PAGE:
Aged Pension Centrelink Assets Test

From 1 January 2016 changes to the Centrelink Assets Test will be introduced whereby the eligibility for the Age Pension is reduced at $3 per $1,000 over the lower assets test threshold, rather than $1.50 for every $1,000 over the threshold.

Medicare Levy Threshold

The 2014/2015 Medicare levy low income threshold will increase to $20,896 for singles and $35,261 for couples with no children ($3,238 increase per dependent child) and to $33,044 for single seniors and pensioners.


‘Netflix Tax’

Form 1 July 2017, the Government intends that all offshore suppliers of digital products and services (e.g. Netflix) will be subject to GST. Currently, digital products and services imported by Australian consumers from overseas are not subject to GST. If this proposal becomes law, such items will effectively cost 10% more as they will be subject to GST.


Australian farmers (often also small businesses) are also big winners from the announced tax breaks. From 1 July 2016 primary producers will be able to immediately deduct capital expenditure on fencing and water facilities, such as dams, tanks, bores, pumps, water towers and windmills;

From 1 July 2016 they will be able to depreciate capital expenditure on fodder storage assets such as silos and tanks over three years.

This is a significant change, as these costs are currently deductible over periods of between 30-50 years for fencing and storage assets, with water facilities currently deductible over 3 years.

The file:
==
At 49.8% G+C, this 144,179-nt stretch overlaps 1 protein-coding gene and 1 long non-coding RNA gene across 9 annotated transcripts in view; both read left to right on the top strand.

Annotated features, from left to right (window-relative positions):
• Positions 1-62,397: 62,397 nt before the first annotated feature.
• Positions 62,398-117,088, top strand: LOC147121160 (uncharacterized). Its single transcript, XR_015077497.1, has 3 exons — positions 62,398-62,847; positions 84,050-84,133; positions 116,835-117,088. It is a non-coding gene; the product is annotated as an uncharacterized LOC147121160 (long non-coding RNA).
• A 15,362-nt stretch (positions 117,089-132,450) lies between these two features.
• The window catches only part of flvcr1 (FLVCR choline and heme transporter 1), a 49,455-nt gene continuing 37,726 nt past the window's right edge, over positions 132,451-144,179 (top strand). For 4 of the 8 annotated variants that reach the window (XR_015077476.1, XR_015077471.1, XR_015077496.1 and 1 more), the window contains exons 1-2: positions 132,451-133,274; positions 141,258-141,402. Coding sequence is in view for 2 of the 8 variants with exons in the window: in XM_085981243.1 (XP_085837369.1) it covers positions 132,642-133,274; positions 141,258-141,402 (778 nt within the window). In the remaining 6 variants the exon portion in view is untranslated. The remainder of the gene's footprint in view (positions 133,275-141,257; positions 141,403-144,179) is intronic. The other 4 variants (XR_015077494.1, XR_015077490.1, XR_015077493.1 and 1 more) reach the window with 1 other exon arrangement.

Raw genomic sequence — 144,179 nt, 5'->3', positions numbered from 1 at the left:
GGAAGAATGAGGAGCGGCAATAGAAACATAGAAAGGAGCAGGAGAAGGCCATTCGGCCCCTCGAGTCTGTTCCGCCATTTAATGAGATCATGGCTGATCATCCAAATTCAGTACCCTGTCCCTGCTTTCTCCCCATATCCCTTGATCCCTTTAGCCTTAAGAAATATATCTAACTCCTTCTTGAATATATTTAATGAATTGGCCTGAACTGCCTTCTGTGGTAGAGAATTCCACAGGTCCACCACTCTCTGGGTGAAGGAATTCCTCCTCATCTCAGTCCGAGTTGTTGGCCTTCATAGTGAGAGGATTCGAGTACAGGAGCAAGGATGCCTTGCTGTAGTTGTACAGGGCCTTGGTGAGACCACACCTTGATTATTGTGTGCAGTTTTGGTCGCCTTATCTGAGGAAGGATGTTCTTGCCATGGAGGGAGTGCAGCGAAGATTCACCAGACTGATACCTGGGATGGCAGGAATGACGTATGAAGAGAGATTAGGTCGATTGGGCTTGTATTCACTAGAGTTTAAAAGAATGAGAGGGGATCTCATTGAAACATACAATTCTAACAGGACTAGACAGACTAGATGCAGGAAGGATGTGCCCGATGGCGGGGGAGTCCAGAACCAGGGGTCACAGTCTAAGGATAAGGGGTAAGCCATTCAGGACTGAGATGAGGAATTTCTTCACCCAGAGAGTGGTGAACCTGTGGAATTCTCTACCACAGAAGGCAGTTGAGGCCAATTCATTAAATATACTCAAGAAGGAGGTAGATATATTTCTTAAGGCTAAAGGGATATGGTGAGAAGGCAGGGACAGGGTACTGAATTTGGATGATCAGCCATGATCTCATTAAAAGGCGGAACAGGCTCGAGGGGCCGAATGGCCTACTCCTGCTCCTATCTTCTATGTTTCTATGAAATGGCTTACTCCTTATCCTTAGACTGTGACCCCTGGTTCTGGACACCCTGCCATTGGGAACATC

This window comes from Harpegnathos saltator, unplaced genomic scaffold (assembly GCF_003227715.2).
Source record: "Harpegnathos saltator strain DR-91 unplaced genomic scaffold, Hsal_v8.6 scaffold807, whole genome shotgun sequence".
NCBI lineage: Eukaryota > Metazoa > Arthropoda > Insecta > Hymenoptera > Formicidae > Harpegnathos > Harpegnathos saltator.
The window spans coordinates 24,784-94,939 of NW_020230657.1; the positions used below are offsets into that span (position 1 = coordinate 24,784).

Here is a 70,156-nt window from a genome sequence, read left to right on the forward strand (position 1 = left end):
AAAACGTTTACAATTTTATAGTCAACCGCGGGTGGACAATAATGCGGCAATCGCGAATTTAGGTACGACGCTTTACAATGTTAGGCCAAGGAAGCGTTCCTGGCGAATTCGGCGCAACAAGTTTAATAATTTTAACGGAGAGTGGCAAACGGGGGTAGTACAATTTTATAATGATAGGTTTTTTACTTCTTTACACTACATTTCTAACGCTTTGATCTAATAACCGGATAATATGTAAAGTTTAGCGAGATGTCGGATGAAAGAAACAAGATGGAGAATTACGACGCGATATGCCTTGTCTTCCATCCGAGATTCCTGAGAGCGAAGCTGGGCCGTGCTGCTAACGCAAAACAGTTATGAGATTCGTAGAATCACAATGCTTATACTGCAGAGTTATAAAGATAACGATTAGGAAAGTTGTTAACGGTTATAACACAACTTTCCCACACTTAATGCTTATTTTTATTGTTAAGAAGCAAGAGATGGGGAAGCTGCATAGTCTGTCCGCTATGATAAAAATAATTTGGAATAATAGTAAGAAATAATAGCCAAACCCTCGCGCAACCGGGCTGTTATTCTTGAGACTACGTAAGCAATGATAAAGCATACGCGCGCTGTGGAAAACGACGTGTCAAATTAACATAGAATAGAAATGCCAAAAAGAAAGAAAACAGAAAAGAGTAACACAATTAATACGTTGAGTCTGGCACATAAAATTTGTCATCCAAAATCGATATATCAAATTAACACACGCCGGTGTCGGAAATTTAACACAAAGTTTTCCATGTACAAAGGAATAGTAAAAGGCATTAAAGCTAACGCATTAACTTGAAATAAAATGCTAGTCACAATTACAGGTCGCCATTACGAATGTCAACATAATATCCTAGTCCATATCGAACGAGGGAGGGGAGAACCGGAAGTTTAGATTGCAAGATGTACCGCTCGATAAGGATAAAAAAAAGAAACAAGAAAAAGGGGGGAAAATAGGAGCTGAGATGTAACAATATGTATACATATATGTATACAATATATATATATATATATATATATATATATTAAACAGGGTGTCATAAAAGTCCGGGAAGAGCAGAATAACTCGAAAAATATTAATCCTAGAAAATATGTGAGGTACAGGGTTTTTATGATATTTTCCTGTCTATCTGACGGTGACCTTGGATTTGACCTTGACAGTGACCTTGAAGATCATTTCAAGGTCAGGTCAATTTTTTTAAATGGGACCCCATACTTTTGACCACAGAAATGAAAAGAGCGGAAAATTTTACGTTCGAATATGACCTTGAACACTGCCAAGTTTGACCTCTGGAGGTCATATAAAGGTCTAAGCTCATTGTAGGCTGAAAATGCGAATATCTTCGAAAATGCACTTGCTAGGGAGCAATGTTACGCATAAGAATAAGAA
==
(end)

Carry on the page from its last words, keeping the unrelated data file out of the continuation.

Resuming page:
Small businesses and farmers are the big winners from this year’s budget, and for those of you who are eligible, we encourage you to consider how these tax breaks may be of benefit to you and your business.

As with any Budget, we await the actual law to implement the above, as the “devil is in the detail” and there may be additional considerations with respect to the application of the above measures.

If you would like to discuss any of the above, consider your eligibility as a small business, or like to consider some capital expenditure pre 30 June 2015 that you may be able to immediately deduct, please contact us at Acute on 08 9367 7023.


To download a pdf version of this summary, please click here.


This information is general advice only and neither purports, nor is intended to be advice on any particular matter.
No responsibility can be accepted for those who act on the contents of this publication without first contacting us and obtaining specific advice.
Liability limited by a scheme approved under Professional Standards Legislation.


Category: News